Senator Chris Murphy (D-Conn.) has called on the Republican Party to condemn the white nationalist “Great Replacement” conspiracy theory in the aftermath of a mass shooting that took place at a Buffalo, New York supermarket over the weekend.
“You see this throughline from El Paso to Charleston to Buffalo in which white supremacists who feed off of this online conversation about the ‘replacement theory’, fed by mainstream conservative and Republican institutions, are turning their anger into mass violence,” Murphy said during an appearance on MSNBC’s “Morning Joe.”
He added: “And so this is a moment for my friends in the Republican Party, who more than occasionally endorse these hateful theories about replacement to stop it. To stop it, to stand down, to condemn this kind of talk, to stop suggesting that Muslims or immigrants or black people or Jews are a threat to society because every time that they say things like that on the Senate floor, every time they go on Fox News and repeat that lie, they are unfortunately feeding this river of racist ideology into the brains of people who are contemplating mass violence. I know that’s not the intention of my Republican colleagues, but they’ve just got to be really careful about the things that they say right now.”
Murphy’s remarks came a day after Representative Liz Cheney (R-WY) had harsh words for Republican leadership, saying that her party enables “white nationalism” that led to the shooting.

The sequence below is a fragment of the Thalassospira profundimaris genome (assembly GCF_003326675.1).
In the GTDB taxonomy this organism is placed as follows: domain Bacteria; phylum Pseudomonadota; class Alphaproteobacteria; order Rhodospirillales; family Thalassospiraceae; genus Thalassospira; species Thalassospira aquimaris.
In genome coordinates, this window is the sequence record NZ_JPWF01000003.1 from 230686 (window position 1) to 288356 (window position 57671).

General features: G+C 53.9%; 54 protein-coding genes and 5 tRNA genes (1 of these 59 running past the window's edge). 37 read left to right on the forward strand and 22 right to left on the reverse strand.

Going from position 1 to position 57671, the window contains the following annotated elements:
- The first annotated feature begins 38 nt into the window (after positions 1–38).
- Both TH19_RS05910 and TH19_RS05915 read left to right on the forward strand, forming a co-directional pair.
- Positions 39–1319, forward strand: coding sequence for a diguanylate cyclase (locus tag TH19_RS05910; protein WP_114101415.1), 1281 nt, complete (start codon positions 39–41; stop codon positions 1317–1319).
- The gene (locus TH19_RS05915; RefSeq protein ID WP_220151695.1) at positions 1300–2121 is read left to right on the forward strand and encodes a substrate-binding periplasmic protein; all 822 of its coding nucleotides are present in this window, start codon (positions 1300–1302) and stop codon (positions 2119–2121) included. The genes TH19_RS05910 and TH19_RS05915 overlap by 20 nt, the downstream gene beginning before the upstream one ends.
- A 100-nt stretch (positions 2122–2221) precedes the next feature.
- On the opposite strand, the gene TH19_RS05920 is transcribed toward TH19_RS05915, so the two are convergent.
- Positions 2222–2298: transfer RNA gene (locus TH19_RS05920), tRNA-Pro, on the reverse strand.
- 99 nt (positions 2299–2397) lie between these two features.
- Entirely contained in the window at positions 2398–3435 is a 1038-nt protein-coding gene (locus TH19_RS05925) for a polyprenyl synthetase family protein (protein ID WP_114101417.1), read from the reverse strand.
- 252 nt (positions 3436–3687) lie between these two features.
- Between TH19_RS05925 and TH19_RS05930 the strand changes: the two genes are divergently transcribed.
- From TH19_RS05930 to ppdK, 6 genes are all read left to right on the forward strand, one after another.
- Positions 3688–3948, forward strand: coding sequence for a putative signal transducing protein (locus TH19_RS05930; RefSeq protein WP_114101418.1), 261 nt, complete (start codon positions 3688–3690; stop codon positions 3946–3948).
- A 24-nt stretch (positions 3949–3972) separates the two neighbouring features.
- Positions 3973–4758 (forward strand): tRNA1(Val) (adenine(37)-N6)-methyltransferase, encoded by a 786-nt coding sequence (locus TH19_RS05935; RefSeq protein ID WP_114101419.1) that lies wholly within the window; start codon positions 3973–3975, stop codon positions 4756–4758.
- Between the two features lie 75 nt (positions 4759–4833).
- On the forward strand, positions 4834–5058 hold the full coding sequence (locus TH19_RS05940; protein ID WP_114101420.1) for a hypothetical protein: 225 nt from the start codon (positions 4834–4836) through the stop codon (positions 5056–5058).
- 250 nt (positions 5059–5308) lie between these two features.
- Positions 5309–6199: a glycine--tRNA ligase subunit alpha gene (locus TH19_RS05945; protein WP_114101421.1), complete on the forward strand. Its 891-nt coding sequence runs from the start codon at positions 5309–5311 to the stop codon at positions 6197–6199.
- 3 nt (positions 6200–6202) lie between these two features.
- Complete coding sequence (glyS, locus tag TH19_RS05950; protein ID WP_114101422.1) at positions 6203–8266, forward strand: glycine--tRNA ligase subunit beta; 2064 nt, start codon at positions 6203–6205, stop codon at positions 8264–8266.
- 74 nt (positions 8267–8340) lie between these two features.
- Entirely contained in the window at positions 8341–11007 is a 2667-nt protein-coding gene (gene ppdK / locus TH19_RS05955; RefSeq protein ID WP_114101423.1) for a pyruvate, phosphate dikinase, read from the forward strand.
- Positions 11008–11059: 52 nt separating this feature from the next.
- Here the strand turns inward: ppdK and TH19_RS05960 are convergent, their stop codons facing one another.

“The House GOP leadership has enabled white nationalism, white supremacy, and anti-semitism. History has taught us that what begins with words ends in far worse. @GOP leaders must renounce and reject these views and those who hold them,” Cheney said in a post on Twitter.
The shooting occurred at a Tops Friendly Markets supermarket in Kingsley, an eastern neighborhood of Buffalo, New York. Ten people were killed, and three others were injured; eleven of the victims were African American. The shooter described himself as a white supremacist and voicing support for the “Great Replacement” conspiracy theory.
The theory is a favorite in white nationalist circles. It states that non-white individuals are being brought into the United States and other Western countries to “replace” white voters and achieve political supremacy.
The shooter is reported to have written a 180-page manifesto released prior to the shooting, primarily concerning the topic of mass immigration. He was arraigned in a Buffalo court and entered a not guilty plea to multiple charges of first-degree murder.
Alan is a writer, editor, and news junkie based in New York.